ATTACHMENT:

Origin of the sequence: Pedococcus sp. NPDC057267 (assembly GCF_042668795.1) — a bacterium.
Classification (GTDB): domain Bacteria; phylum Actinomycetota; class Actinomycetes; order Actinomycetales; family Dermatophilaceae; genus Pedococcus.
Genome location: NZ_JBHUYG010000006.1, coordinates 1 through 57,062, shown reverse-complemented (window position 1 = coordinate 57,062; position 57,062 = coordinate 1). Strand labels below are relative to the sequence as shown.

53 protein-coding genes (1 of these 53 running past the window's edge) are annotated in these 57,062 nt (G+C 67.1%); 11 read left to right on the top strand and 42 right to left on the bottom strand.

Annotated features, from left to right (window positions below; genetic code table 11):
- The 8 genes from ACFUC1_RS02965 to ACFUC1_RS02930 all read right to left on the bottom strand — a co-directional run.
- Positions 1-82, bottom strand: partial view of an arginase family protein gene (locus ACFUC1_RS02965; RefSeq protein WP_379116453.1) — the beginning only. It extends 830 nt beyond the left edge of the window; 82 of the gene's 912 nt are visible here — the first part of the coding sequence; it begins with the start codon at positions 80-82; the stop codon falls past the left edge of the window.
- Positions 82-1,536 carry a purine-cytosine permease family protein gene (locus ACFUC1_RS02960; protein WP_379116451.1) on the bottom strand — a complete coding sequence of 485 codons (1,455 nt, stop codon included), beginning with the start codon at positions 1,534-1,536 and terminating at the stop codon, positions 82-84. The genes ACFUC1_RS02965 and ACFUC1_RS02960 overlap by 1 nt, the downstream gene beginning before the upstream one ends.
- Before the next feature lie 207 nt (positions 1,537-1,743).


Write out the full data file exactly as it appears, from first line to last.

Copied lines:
Origin of the sequence: Pedococcus sp. NPDC057267 (assembly GCF_042668795.1) — a bacterium.
Classification (GTDB): domain Bacteria; phylum Actinomycetota; class Actinomycetes; order Actinomycetales; family Dermatophilaceae; genus Pedococcus.
Genome location: NZ_JBHUYG010000006.1, coordinates 1 through 57,062, shown reverse-complemented (window position 1 = coordinate 57,062; position 57,062 = coordinate 1). Strand labels below are relative to the sequence as shown.

53 protein-coding genes (1 of these 53 running past the window's edge) are annotated in these 57,062 nt (G+C 67.1%); 11 read left to right on the top strand and 42 right to left on the bottom strand.

Annotated features, from left to right (window positions below; genetic code table 11):
- The 8 genes from ACFUC1_RS02965 to ACFUC1_RS02930 all read right to left on the bottom strand — a co-directional run.
- Positions 1-82, bottom strand: partial view of an arginase family protein gene (locus ACFUC1_RS02965; RefSeq protein WP_379116453.1) — the beginning only. It extends 830 nt beyond the left edge of the window; 82 of the gene's 912 nt are visible here — the first part of the coding sequence; it begins with the start codon at positions 80-82; the stop codon falls past the left edge of the window.
- Positions 82-1,536 carry a purine-cytosine permease family protein gene (locus ACFUC1_RS02960; protein WP_379116451.1) on the bottom strand — a complete coding sequence of 485 codons (1,455 nt, stop codon included), beginning with the start codon at positions 1,534-1,536 and terminating at the stop codon, positions 82-84. The genes ACFUC1_RS02965 and ACFUC1_RS02960 overlap by 1 nt, the downstream gene beginning before the upstream one ends.
- Before the next feature lie 207 nt (positions 1,537-1,743).